So, the boys and I were emptying out the compost spinner that's next to the garden. I've not had a whole lot of luck making compost. It's not for lack of trying and this is not supposed to be all that complicated, but for whatever reason, I don't have a "black" compost thumb. I usually end up with either stuff that's way too wet or too dry. We've even gone so far as to ask our neighbor to drive his mower over with his bag full and dump it in our large compost pile. The compost spinner is reputed to make compost in 30 days. Yah, right. I've had the same batch of compost in there since the spring, diligently turning it every few days, and it's just starting to resemble something that is broken down into a soil like substance. Though, there are lots of larger bits of things left in there as well, so it's not a complete success. This spinner sits in the sun during the summer hours for about 14 hours a day as well, so it gets plenty hot and I would douse it with the hose from time to time if it looked like it needed some moisture. There is a catcher under it, a tank really, that will catch the compost "tea" which is supposed to be concentrated nutrients for the plants. You put this rich, fragrant juice in a watering can, dilute it a bit with water, and water the plants with it. Pretty cool idea, really. So, I did not empty it all summer and today we decided to empty it and wet down the beds to get them a little extra nutrients for their winter nap.

After Music Man picked up the tank, and it's a bit heavy so I let him take care of that, he called me over to see something. I looked underneath where the tank had been sitting and there, under the tank, were 5 little furry gray bodies squirming around in the long blades of grass. They were deer mice. Now, I know you're thinking "ewwwww gross!", but if you've ever seen a deer mouse, they are sooooo cute with their big ears and eyes and they tend to sit on their hind legs a lot, so they have some of the cuteness factor in their favor. We had a challenge with them getting into the bird food in the shed last year until I caught one in the bin one day and relocated him up the street near a swampy area. Anyways, the little ones were obviously babies, probably the mamas 5th batch this summer, they do breed like crazy. We called the boys over to see them, and Little Red especially loved them. That child has a big soft spot for furry little animals, so he was excited and wanted to keep looking at them. But, we assured him they didn't feel safe out in the open like that, so Music Man replaced the tank over their little home. I know, perhaps we should have "taken care of them", but honestly, it gave me a sense of pride to know that my little garden is home to another family as well. That another family finds solace in that little plot of land and calls it home. I know I've gotten immeasureable peace from those 4 beds and am glad that they can be refuge for other mammals as well. As long as they don't eat me out of garden and home, that is!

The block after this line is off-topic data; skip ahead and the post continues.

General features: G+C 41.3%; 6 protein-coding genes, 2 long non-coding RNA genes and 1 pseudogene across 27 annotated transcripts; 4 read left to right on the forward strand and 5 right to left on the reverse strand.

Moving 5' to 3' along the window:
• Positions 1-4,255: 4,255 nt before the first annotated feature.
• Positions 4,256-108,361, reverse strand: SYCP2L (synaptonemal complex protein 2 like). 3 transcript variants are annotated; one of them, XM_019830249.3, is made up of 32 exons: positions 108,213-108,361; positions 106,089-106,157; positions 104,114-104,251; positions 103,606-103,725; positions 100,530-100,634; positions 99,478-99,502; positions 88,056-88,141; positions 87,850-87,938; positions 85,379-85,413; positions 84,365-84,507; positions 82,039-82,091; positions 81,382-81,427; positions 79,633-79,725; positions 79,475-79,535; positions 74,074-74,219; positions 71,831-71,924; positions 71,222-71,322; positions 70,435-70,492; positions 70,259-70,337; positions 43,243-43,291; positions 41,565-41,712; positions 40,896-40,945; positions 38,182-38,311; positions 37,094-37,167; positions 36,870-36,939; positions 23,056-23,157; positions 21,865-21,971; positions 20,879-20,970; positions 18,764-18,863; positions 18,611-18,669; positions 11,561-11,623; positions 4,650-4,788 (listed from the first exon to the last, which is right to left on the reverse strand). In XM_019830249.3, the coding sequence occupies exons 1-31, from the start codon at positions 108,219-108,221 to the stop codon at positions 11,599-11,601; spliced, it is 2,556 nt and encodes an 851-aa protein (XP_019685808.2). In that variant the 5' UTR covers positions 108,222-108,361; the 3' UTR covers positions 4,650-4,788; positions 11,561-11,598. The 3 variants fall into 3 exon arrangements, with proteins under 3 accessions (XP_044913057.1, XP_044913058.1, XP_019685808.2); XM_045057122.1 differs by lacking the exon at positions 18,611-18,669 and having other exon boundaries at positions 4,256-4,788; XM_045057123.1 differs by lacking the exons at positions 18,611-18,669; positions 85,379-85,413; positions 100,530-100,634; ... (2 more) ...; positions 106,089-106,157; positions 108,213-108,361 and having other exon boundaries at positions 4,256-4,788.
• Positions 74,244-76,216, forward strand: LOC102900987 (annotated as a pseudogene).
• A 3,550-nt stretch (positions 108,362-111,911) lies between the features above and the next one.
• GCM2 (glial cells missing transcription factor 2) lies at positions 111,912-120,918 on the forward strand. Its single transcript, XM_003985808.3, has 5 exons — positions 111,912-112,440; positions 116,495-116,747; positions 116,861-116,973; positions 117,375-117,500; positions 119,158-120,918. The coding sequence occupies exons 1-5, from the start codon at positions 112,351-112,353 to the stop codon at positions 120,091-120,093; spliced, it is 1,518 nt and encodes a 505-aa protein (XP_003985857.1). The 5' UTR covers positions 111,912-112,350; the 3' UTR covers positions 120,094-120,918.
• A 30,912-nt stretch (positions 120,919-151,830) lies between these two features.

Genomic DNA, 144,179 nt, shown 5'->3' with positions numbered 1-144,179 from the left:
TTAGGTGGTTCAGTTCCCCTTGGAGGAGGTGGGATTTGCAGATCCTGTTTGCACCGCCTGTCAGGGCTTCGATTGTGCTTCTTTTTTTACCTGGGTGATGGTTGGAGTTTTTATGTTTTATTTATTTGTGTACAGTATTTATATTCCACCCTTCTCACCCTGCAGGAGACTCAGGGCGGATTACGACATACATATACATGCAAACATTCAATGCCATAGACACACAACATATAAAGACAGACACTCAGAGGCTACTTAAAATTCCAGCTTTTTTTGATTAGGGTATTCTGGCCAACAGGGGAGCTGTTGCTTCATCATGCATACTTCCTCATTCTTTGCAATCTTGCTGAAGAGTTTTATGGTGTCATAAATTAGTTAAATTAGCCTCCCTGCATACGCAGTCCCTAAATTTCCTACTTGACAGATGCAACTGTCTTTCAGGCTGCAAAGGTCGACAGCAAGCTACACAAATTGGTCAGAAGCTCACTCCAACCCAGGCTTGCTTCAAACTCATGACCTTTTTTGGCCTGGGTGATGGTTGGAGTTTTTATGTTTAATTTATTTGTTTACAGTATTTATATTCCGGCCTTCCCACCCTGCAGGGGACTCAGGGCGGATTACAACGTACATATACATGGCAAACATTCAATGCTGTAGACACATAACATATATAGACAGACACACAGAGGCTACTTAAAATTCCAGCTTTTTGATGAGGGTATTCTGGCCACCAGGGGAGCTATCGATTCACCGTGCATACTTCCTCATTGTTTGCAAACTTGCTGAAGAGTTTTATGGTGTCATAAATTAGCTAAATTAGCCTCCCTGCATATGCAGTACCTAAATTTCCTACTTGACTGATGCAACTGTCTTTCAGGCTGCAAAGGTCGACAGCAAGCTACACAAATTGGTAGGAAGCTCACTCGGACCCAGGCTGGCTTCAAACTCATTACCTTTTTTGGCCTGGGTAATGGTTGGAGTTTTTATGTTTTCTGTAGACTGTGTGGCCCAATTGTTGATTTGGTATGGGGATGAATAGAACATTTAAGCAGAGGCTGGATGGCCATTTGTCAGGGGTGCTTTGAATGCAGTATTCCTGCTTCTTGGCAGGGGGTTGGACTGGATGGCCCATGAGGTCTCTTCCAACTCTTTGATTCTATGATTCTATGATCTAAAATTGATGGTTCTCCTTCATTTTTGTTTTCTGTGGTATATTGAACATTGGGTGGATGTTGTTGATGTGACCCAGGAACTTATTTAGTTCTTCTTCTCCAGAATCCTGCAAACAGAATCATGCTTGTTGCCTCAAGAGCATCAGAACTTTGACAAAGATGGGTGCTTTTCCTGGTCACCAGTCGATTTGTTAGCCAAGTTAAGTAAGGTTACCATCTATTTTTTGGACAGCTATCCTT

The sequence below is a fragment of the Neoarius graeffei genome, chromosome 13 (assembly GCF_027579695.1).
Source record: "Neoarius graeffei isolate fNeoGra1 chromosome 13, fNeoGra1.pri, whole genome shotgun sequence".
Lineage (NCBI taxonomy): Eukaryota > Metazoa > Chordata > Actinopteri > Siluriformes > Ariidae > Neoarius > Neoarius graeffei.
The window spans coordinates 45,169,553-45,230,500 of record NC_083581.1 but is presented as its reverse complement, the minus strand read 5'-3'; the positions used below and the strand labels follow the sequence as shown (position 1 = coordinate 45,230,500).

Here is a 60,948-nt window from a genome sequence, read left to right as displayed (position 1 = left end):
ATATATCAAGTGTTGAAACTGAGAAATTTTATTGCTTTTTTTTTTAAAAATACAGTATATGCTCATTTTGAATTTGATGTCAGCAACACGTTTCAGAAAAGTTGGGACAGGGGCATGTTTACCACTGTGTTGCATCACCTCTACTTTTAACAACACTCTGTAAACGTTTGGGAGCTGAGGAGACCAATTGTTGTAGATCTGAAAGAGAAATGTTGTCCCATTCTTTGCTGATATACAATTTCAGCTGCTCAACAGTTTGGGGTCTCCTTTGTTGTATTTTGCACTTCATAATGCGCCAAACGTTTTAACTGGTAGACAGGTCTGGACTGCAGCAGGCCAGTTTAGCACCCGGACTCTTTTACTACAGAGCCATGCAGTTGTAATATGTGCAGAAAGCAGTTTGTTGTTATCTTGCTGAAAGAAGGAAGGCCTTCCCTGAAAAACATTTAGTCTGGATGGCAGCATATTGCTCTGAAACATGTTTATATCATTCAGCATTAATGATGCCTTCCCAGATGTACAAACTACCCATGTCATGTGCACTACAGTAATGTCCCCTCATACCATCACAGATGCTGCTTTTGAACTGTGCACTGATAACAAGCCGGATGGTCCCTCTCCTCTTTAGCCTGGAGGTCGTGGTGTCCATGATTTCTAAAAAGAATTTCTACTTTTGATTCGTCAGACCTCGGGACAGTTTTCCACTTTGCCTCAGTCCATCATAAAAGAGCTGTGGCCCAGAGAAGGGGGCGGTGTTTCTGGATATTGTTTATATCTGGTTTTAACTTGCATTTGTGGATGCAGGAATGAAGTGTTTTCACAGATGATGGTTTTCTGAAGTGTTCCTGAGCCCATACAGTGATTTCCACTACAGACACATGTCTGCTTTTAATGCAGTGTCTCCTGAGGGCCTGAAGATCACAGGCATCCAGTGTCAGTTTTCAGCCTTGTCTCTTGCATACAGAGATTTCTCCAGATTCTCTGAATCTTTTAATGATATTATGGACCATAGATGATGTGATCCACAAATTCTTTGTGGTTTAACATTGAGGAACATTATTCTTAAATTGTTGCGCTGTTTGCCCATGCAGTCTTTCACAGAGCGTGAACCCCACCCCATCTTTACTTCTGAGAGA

Hoping for you a little refuge of your own, Peacemom

Saturday, October 18, 2008

The Frost Is On The Pumpkin....

Good Morning Good Souls,

Yesterday was a day of work around here. I "put the garden to winter", which means I ripped up a good portion of the plants I spent all summer growing and put them in the BIG bucket for the compost pile. I take off what's left of the produce growing, yank, pull and shake the plants until the beds are just the old dirt showing with not many signs of life. This is a bittersweet task for a lot of reasons.

One is because the marigolds are still going strong. I spotted a bee on one of them. He was lazily making his way around the flowers and I felt a responsibility to leave the flowers for him. If he could still be at his task this late into the season, by gory, I should leave him some pollen to use for himself. The way he was moving was telling me his time was winding down and I felt I should leave him something to nourish his last days. Especially in light of the reduced bee problem going on right now, I felt I wanted to give him every last chance. So, I have left 5 of the marigold plants for him to use.

BUT we've also not had our first frost until last night. This is the reason that I didn't do this weeks ago, I was still hoping those last 5 green peppers were going to turn red on the vine. Unfortunately, that wasn't to be, so they are sitting in a bowl on my lovely granite countertops along with the jalapenos that were left. I actually got enough of those to get one more batch of canned peppers. SShhhhh, don't tell my brother-in-law, but I'm canning this batch especially for him. He is of Mexican descent and LOVES his peppers hot. Well, contrary to most belief, when jalapenos go red, they get HOTTER. So, I've left them on the plant until they are red and I'm going to make him a special Christmas mixture of red and green jalapenos to enjoy. We did not have them go red last year, so when I canned them, they were green. This year, they matured early and some of them went red. Well, I grow these for Music Man, because I don't really eat anything this hot. Somehow his Irish-German palate can stomach that. My Irish-German palate wants nothing whatsoever to do with them. It's a childhood nightmare from a cousin that tricked me into eating a VERY hot pepper as a 5 year old. Since then, no thanks!! But I digress, I was talking about the red jalapeno. Well, my limited pepper experience tells me that when the pepper goes red, it gets sweeter, like bell peppers do. So, when the jalapeno went red, I thought, oh, it will be sweeter. I grew them for making hot pepper jelly. Music Man asked how it would taste, I said I thought sweeter then a green one and so he took a big bite, seeds, ribs and all (that's the hottest part, in case you didn't know that) and he was in some serious pain. Ate a big bowl of yogurt to try to counteract the capsacin in the pepper that makes it so hot. I felt really badly that I was wrong about that heat factor. In any case, I hope my brother-in-law likes these goodies, it will be a nice surprise for him, I'm sure.